Videos on social media show Evil Corp members enjoying a lavish lifestyle, including fast cars and exotic pets, presumably funded with ill-gotten money.

The FBI says a different group of Russian hackers is behind recent cyberattacks that shut down the Colonial gas pipeline. The pipeline moves nearly half the fuel used on the eastern seaboard. And you may be paying more at the pump because of it.

“The nature of these attacks does seem to be changing,” said Jane Fountain, a cybersecurity expert and professor at the University of Massachusetts-Amherst’s College of Information and Computer Sciences.

Fountain said hackers are demanding higher ransoms and stealing private data even when the ransom is paid. That data can include credit card numbers, medical records and social security numbers.

“Many criminals realize that they can try selling that data on the black market, all over the world. So they can attack operations, as well as encrypting data,” she said.

25 Investigates was the first to report that hackers took down the computer network at Lawrence City Hall last month.

Haverhill Public Schools was simultaneously dealing with a ransomware attack of its own.

Ransoms have also been demanded from or paid by the vendor that hosts the Registry of Motor Vehicles inspection network. That security failure cost repair shops thousands and temporarily allowed potentially unsafe cars on the road.

The list of ransomware attacks in Massachusetts includes: City of New Bedford, Tewksbury…


Ransomware attacks could reach ‘pandemic’ proportions. What to know after the pipeline hack.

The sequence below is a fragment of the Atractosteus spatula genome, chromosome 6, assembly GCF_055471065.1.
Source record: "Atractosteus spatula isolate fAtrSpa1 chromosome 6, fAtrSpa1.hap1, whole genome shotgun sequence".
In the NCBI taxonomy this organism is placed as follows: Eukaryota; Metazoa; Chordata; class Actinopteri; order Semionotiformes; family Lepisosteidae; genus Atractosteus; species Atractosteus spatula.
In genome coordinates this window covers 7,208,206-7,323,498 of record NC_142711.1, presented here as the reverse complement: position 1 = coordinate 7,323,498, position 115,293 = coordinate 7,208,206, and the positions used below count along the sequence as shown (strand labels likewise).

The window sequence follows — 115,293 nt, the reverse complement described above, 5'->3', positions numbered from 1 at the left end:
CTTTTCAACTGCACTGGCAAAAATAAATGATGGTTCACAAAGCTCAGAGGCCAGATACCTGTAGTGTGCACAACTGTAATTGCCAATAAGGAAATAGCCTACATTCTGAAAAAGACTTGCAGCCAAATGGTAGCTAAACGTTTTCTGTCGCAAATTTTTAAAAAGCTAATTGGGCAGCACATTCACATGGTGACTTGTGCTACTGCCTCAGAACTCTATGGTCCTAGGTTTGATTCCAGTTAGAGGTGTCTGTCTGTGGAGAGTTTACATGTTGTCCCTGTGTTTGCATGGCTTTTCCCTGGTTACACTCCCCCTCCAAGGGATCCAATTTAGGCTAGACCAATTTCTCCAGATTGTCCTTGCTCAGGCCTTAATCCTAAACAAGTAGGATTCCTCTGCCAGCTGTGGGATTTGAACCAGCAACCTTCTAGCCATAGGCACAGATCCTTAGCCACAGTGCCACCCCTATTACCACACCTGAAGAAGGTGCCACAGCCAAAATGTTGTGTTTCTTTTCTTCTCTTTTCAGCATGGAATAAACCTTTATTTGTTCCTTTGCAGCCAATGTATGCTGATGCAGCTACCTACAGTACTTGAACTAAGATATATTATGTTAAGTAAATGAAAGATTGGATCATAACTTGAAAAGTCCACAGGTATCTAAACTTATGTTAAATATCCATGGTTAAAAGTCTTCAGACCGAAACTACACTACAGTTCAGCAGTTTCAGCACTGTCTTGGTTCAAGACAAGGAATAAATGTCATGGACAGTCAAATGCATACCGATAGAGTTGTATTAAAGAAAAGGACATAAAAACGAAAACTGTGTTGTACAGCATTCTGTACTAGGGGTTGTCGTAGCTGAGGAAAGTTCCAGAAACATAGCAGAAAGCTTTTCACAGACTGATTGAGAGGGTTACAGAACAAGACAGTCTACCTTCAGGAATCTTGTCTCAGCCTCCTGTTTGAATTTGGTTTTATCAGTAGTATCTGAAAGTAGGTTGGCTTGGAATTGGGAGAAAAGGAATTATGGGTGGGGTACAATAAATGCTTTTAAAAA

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A cybersecurity expert warned U.S. lawmakers last week that the world was on the cusp of a “pandemic of a different variety.”

An "Out Of Service" bag covers a gas pump as cars continue line up for the chance to fill their gas tanks at a Circle K gas station near uptown Charlotte on May 11, 2021, following a ransomware attack that shut down the Colonial Pipeline. (Photo by Logan Cyrus / AFP)

© Logan Cyrus/AFP/Getty Images
An “Out Of Service” bag covers a gas pump as cars continue line up for the chance to fill their gas tanks at a Circle K gas station near uptown Charlotte on May 11, 2021, following a ransomware attack that shut down the Colonial Pipeline. (Photo by Logan Cyrus / AFP)

Christopher Krebs, who formerly headed the Cybersecurity and Infrastructure Security Agency at the Department of Homeland Security, testified Wednesday before the House Committee on Homeland Security that a form of malware called ransomware has become more prevalent than ever before. Given an ever-widening criminal enterprise and vulnerable digital landscape, he said, critical infrastructure is at risk of debilitating attacks.


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Two days later, Colonial Pipeline, a major fuel pipeline connecting the East Coast, was hit in the largest known hack on U.S. energy infrastructure.

The incident, which instigated a shutdown of the pipeline, a panic-buying spree for gas and a price jump at the pump over the weekend, is one of the latest in a string of crippling ransomware attacks orchestrated by extortionary criminal organizations that mostly operate in foreign safe havens outside the grasps of America’s criminal justice system.